IT Jobs Outlook Healthy Despite Some Pain Points in Q1

 
 
By Nathan Eddy  |  Posted 2014-04-14
 
 
 
 
 
 
 
 
 
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    IT Jobs Outlook Healthy Despite Some Pain Points in Q1
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    IT Jobs Outlook Healthy Despite Some Pain Points in Q1

    By Nathan Eddy
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    Full-Time and Contingent Worker Hiring Below Expectations
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    Full-Time and Contingent Worker Hiring Below Expectations

    About 35 percent of IT leaders surveyed said hiring rose in the first quarter for full-time and contingent employees, TekSystems reported. In a November poll, 47 percent forecast first-quarter increases for full-time staff and 46% predicted gains in hiring for contingent workers.
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    Fewer IT Leaders Received Budget Increases
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    Fewer IT Leaders Received Budget Increases

    Heading into 2014, 62 percent of those polled said they expected their IT budgets to increase, yet just 47 percent now see this to be the case, TekSystems reported.
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    Business Intelligence, Security Workers in Demand
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    Business Intelligence, Security Workers in Demand

    Tech skills in fast-growing markets is much sought after. IT leaders now rank security, business intelligence and big data experts among the top-three most difficult positions to fill. Business analyst remains the fourth most difficult role to fill, the TekSystems survey revealed.
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    Confidence in Ability to Satisfy Business Needs Endures
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    Confidence in Ability to Satisfy Business Needs Endures

    Although IT budgets are tight, the percentage of respondents who are confident in their IT department’s ability to satisfy business demands has increased from 66 percent at the end of 2013 to 72 percent at the end of the first quarter, TekSystems reported.
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    Tighter Budgets Affected Hiring
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    Tighter Budgets Affected Hiring

    So far this year, IT leaders' over-optimism regarding budgets appears to have affected hiring, said TekSystems' Research Manager Jason Hayman. It will be interesting to see how conditions develop—either falling in line with or skewing further away from expectations—and how organizations will adapt, he said.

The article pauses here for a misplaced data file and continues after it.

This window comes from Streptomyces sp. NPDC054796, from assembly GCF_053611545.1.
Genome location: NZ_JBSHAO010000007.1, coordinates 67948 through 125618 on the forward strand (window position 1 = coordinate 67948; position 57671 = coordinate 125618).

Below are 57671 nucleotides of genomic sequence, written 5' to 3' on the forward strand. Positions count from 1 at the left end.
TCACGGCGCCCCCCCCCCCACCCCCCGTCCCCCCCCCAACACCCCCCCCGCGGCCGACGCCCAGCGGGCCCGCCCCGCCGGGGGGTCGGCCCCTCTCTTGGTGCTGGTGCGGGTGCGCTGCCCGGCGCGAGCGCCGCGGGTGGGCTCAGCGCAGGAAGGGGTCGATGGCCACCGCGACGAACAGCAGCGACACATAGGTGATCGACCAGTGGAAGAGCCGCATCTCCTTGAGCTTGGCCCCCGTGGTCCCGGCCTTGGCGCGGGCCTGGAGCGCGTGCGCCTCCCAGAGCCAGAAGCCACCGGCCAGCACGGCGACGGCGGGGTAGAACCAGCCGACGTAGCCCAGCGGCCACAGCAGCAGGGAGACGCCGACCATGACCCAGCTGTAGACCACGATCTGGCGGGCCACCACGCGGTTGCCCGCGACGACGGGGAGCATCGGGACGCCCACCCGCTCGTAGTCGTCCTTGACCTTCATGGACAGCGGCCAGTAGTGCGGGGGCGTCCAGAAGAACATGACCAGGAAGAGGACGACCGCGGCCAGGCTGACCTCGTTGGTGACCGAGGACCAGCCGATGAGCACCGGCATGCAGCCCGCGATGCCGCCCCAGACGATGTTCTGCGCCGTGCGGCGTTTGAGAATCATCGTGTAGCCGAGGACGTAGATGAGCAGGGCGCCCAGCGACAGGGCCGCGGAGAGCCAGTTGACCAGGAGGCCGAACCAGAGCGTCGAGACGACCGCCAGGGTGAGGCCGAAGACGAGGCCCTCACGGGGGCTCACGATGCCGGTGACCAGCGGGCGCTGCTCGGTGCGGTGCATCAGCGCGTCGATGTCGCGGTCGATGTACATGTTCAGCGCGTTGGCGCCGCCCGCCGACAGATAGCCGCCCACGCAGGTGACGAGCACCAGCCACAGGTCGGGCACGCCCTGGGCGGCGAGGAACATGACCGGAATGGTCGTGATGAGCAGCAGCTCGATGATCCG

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    Tech Unemployment at Post-Recession Low
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    Tech Unemployment at Post-Recession Low

    Dice's tally of Labor Department data shows the tech unemployment rate fell during the first quarter to 2.7 percent, from 3.5 percent in last year’s first quarter but is still above the record low of 1.8 percent in the second quarter of 2007. (December 2007 was the first month of the last recession.)
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    Confidence Still Lags in IT Industry
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    Confidence Still Lags in IT Industry

    "Consistent confidence has been hard to come by in this recovery," the Dice report said. That affects the rate at which people leave jobs. The number of IT pros quitting their jobs in the first quarter rose from low levels.
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    More Companies Turning to Consultants
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    More Companies Turning to Consultants

    Tech consulting added 17,200 new positions in the first quarter, Dice reported. On average, consultants earned $42.17 per hour and worked 38.8 hours per week in February—both records
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    What's Driving Need for Consultants?
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    What's Driving Need for Consultants?

    More companies are turning to consultants "to help them harness the new tech age: analytics and data, infrastructure flexibility, and making internal and external applications easy to use," Shravan Goli, Dice president, said in the report.
 

The employment outlook for IT professionals remains robust, yet companies are cautious about adding tech workers. Fewer gains in IT hiring occurred than expected in the first quarter, with a little more than a third of IT leaders indicating that hiring full-time and contingent IT workers increased, a study from TEKsystems finds. Yet the IT staffing and service firm reported that the majority of those surveyed think demand for IT pros will always outpace supply. Additionally, a new report from IT jobs and career site Dice found more employers are willing to step up to retain technology talent, staving off resignations. Dice's data suggests employers are working harder to keep existing tech employees and to attract new ones. Dice found 41 percent of hiring managers and recruiters surveyed reported an increase in counter-offers from existing employers, and 34 percent of respondents are seeing candidates turn down job offers. In this slide show, eWEEK takes a look at key data points from Dice and TEKsystems.

 
 
 
 
 
Nathan Eddy is Associate Editor, Midmarket, at eWEEK.com. Before joining eWEEK.com, Nate was a writer with ChannelWeb and he served as an editor at FierceMarkets. He is a graduate of the Medill School of Journalism at Northwestern University.
 
 
 
 
 
 

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